<input type="radio"/> checked={boolean} event.target.checked
<input type="checkbox"/> checked={boolean} event.target.checked

Another things we can do using Controlled inputs are:

  1. Enforcing specific input formats like credit card numbers
  2. Disabling submit button until after all required inputs have values
  3. Conditional logic for rendering inputs based on values picked by users

conditional field example

Conditional logic example. Source: WordPress Plugin

So as we can see, controlled inputs give us developers powerful choices in how we make our form works. But what if we don't need all this extra stuff? What if all I want is to make a newsletter signup form with just one input? Then perhaps you can consider using the second way to create forms in React — the uncontrolled inputs

Uncontrolled Inputs

are very much like how form is handled in traditional HTML. Our React application doesn't bother with inputs until the submit button is clicked. Instead of controlling every input, we can instead just hook the form into React by using a ref attribute in the JSX. Like in regular HTML, we will get the value of input through its name. Consider the line below the comments:

class UncontrolledInput extends React.Component {
  constructor(props) {
    super(props)
    this.handleSubmit = this.handleSubmit.bind(this)
    // initialize ref
    this.form = React.createRef()
  }

  handleSubmit(e) {
    e.preventDefault()
    let message = ''
    //ref has all DOM element children of form in its current property
    if (!/^[A-Z0-9._%+-]+@[A-Z0-9.-]+\.[A-Z]{2,}$/i.test(this.form.current.email.value)) {
      message = 'Please enter a valid email address. For example "example@example.com".'
      alert(message)
    } else {
      message = 'This is a valid email address :)'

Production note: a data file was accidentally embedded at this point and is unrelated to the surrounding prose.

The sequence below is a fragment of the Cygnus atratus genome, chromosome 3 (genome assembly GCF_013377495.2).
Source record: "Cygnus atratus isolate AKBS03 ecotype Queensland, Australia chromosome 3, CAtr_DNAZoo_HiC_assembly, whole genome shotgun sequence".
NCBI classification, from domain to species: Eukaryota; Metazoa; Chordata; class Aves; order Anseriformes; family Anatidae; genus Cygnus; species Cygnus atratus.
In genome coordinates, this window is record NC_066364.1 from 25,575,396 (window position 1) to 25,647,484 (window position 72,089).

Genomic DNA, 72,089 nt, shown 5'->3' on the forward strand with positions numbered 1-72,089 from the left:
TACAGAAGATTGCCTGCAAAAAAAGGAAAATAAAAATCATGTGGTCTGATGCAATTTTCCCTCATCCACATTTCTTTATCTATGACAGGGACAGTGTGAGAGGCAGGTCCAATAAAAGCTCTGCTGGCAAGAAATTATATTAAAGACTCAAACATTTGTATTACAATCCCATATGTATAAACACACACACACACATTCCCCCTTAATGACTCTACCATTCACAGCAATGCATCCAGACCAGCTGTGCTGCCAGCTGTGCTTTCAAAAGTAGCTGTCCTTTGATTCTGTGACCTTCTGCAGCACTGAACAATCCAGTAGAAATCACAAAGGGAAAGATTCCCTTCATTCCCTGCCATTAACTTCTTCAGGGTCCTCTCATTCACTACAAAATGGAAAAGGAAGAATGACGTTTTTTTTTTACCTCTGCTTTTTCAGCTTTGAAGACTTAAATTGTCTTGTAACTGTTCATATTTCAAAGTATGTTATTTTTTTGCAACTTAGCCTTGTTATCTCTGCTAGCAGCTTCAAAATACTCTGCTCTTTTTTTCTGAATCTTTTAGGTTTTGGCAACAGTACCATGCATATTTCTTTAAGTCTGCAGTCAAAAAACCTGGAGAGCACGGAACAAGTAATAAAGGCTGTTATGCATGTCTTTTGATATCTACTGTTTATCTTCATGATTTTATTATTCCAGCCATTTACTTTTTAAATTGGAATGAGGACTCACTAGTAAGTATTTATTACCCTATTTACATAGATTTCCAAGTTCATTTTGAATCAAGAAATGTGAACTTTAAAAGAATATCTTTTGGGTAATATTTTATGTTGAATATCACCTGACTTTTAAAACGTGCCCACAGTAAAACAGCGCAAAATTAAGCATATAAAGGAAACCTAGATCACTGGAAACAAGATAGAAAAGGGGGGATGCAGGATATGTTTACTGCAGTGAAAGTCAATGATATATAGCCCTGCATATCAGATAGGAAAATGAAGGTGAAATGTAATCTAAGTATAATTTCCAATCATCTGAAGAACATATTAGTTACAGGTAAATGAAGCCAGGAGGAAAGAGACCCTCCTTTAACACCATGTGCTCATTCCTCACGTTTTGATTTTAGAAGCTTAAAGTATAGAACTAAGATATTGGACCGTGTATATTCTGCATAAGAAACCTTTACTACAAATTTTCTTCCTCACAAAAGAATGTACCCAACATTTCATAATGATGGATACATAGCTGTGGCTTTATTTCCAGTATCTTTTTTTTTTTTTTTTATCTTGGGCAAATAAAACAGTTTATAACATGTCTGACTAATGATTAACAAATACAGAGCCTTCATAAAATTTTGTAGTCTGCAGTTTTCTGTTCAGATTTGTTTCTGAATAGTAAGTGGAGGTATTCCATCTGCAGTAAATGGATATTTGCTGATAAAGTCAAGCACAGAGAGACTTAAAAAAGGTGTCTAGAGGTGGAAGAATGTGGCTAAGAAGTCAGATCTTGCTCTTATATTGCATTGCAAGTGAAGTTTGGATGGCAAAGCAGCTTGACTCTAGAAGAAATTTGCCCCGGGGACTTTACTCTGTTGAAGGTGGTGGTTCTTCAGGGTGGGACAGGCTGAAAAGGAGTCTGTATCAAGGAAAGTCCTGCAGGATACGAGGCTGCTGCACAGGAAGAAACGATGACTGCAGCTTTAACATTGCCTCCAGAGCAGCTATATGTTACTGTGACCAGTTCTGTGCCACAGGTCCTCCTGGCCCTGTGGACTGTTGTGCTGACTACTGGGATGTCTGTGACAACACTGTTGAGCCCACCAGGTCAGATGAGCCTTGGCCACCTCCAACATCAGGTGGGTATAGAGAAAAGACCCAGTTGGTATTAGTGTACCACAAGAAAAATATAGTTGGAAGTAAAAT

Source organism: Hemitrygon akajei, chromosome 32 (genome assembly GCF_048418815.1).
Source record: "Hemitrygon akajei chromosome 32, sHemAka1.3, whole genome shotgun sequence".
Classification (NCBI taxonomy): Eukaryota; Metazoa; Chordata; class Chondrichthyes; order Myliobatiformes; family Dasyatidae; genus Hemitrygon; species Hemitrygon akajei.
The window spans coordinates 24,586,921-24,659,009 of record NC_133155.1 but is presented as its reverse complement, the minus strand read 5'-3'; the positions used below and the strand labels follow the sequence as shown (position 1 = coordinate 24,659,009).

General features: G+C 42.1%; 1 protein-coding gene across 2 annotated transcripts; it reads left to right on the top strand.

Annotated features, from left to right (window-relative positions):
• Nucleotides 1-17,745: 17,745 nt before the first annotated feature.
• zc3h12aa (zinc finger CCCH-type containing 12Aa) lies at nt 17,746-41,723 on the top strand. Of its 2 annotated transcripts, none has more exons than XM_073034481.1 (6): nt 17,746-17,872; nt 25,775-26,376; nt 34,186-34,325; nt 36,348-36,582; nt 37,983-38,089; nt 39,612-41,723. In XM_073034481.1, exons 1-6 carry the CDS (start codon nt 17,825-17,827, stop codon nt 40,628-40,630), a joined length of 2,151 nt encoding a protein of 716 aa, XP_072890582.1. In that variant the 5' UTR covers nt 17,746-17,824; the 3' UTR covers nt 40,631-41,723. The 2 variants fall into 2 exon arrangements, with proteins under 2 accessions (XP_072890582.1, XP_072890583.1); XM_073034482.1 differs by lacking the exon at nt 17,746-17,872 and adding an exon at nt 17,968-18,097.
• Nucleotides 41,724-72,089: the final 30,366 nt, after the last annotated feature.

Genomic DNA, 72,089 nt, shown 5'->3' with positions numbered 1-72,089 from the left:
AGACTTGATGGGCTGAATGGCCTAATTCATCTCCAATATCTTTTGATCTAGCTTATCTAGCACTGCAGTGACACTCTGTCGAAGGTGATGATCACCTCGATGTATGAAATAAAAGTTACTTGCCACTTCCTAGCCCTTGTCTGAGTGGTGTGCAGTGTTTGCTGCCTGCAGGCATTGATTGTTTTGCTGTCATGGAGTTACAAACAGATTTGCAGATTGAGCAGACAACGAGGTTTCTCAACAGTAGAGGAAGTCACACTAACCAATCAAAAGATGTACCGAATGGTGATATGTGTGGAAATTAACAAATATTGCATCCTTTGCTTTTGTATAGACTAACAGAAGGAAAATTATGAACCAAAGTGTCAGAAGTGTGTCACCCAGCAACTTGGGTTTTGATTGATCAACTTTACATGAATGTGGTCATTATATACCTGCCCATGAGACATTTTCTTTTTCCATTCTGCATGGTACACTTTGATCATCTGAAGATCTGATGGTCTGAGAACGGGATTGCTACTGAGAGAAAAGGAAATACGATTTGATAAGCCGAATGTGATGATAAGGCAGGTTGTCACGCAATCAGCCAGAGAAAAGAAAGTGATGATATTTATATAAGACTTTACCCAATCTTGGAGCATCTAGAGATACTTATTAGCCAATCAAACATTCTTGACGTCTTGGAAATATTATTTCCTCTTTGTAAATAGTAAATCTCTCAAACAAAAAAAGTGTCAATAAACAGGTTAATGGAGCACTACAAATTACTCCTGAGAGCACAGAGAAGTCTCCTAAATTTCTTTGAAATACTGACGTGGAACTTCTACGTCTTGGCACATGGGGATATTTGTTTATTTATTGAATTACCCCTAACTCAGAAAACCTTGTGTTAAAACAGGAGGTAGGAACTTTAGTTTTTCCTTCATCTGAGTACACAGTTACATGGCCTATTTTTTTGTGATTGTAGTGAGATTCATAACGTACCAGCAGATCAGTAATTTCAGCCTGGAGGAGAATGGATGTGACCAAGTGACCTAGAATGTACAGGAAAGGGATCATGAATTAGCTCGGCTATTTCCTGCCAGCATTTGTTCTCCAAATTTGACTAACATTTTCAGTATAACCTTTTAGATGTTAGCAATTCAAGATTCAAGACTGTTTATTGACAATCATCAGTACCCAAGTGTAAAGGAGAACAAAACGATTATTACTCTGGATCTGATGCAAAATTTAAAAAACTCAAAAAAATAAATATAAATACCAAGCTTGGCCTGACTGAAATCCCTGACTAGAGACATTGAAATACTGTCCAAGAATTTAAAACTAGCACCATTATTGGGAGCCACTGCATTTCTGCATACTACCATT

alert(message)
    }
  }
  render(){
    return(
      // put ref attribute into the form element
      <form onSubmit={this.handleSubmit} ref={this.form}>
        <label>
          Email:
          <input type="text" name="email" placeholder="enter your email"/>
        </label>
        <input type="submit" value="Submit" />
      </form>
    )
  }
}

Uncontrolled way of handling form inputs in React means we only retrieve input value on submit. This is particularly useful when we are converting a pre-existing app into React, when we don't need to write event handler for every input change in the form.

So which one to use?

Since we're talking about developing apps with React, I'd say it's better to always use controlled inputs whenever we can. Both methods works well in the situation they are meant to be used. If your form is incredibly simple in terms of UX and UI, you can go with uncontrolled input. But for administrative application where we have to gather information and make many input fields, it's better to use controlled inputs.

I will summarize their features here:

Feature Uncontrolled Controlled
onSubmit validation or function process
onChange validation or function process
conditional logic
input format enforcement